13. If you could meet any member of the cast, who would it be?
Daniel Radcliffe, I think. Just because anyone who does this has got to be a sick lad.

14. If you were on the Quidditch team, which position would you play?
Hard question. My instinctive answer would have been Seeker, because I’m small and light and agile so I’d be a natural build for a Seeker, but I think I’d get frustrated very quickly in that position. I don’t have the patience or the attention span to be a Seeker. I’d want to be in the thick of the action, where I can feel the adrenaline rush. So I think I’d be a Chaser: I can be very competitive, which is definitely an advantage for a Chaser. I might be attracted to being a Beater, but I’m probably not physically powerful enough; and I wouldn’t be a Keeper because I’d get bored.

15. Were you happy with the ending?
I suppose so. I’ve never really seen anything to criticise about the ending.

16. How much does Harry Potter mean to me?
Harry Potter raised me. As a child and an adolescent, Harry Potter taught me so much. Harry Potter made me into a reader, and shaped, in more ways than I can probably define, who I am today. I will never not be a Harry Potter fan, and I’m sure that, at the end of my life, I will return, as though upon a pilgrimage to my childhood home, to Harry Potter for repose.

The Doctor and I

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Here I detail an account of my journey thus far with the greatest show in the galaxy. Let me briefly introduce myself first, to provide some context. I am a 19-year old male human from Brisbane, Australia. I am a student at Brisbane’s premier university (which is not really saying much, mind) watching Doctor Who to break up the monotony of student life. I count myself as a member of the Millennial Generation (or Gen Y), so I am very much one of the new generation of Who fans of the post-2005 era.

I remember watching Doctor Who with my family when the new series premiered in 2005 with Christopher Eccleston. Both my parents had watched Doctor Who in their youth and had fond memories of the show: they were children of Pertwee and Baker, contemporaries of the golden age of Who. They tell me stories now of being terrified by very naff-looking Daleks and Cybermen from the 1970s. Like them, I have my own “hiding-behind-the-sofa” stories. Well, just one, actually — I was 10 when I watched The Empty Child, that bone-chilling thriller of Steven Moffatt’s; those zombie-like gasmask people moaning “mummy” were too frightening for ten-year-old me. They put me off Doctor Who (and gave me an absurd aversion to gas masks) for years.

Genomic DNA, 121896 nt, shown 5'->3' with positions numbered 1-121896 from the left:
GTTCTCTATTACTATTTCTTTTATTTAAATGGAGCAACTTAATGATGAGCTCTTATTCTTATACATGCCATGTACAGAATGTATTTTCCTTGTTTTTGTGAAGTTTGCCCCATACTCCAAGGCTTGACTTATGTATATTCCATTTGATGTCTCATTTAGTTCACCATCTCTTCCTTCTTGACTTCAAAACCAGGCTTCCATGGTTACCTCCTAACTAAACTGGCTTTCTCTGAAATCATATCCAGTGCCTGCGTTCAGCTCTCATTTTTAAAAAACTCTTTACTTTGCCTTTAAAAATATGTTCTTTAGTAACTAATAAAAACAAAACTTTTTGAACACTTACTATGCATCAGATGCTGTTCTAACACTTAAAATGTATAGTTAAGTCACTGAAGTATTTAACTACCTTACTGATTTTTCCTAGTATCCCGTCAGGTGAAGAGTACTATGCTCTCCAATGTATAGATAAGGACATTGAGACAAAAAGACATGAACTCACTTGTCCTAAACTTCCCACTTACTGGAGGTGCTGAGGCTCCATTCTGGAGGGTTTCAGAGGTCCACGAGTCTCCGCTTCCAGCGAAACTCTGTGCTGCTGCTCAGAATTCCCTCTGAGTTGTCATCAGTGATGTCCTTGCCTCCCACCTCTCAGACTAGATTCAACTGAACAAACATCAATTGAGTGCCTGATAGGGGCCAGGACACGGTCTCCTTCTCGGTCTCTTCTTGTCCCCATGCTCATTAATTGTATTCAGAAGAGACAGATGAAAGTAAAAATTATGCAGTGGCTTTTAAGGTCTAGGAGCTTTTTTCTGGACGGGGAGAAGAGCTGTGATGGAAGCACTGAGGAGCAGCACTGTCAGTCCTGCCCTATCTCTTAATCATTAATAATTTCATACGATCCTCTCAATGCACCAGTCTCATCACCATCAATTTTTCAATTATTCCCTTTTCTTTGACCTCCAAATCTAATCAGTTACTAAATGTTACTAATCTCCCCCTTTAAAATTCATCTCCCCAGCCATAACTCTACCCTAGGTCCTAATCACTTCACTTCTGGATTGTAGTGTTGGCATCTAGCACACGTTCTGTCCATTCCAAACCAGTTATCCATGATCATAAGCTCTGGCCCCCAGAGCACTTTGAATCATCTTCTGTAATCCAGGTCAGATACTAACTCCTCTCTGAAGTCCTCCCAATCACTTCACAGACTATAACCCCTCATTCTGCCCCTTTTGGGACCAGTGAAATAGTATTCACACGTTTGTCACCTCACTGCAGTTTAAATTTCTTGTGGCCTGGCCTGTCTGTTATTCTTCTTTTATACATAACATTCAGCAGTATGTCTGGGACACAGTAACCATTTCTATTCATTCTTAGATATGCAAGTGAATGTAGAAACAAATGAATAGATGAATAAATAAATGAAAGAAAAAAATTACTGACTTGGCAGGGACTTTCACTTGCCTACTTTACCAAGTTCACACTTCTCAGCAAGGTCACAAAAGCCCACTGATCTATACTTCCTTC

But I couldn’t keep away from the show. I became a casual viewer of Doctor Who, as many were (and are), during David Tennant’s tenure, although not yet a fully-fledged fan. I was preoccupied with my newfound love of rock music and Avatar: The Last Airbender at the time (more on both of those in good time, I expect). Nevertheless, my next memory of Doctor Who is watching The End of Time with my family at Christmas (well, Boxing Day for me), aged 14. The power of David Tennant’s performance in his swan song really impressed me, his impassioned exclamation, “So much more!”, and his long regeneration that followed, genuinely affected me, and still does when I watch it. Ironically, I must have been one of the few who had seen Matt Smith before David Tennant regenerated into him, having seen him as Jim Taylor in The Ruby in the Smoke, the novel of which (by Philip Pullman) I had studied in my year 9 English class that year.

Was I a fan yet? Not quite. I continued to be casual viewer, not “keeping up” with the show as such, but watching it as good-value engaging television whenever it happened to be on. It was actually my best friend who made me into a fan. He and I constantly made each other into fans of things we were respectively interested in. I got him into rock music and Monty Python. He got me into Doctor Who. His obvious love for the show, and for the incumbent Eleventh incarnation of the Doctor, rubbed off on me. It helped that the ABC decided to run a daily marathon of all seasons of Doctor Who, which I watched out of curiosity as to what all the fuss was about. By the time I had finished watching all existing episodes of (New) Who, courtesy of ABC2, I was, understandably, hooked. I loved Eleven, I loved the Ponds, I loved River Song, I loved Doctor Who. I had become a Whovian in time for series 6.

I lapped it all up. I enjoyed every moment of the new series, as a born-again convert to the show. It just so happened that series 6 was an outstanding season, in my opinion the second-best season since 2005, after season 4. The Impossible Astronaut/Day of the Moon (one of my all-time favourites), The Doctor’s Wife, The Rebel Flesh/The Almost People, A Good Man Goes to War, Let’s Kill Hitler, The Girl Who Waited, The God Complex, The Wedding of River Song, were all excellent stories from series 6 — my initiation as a new Whovian.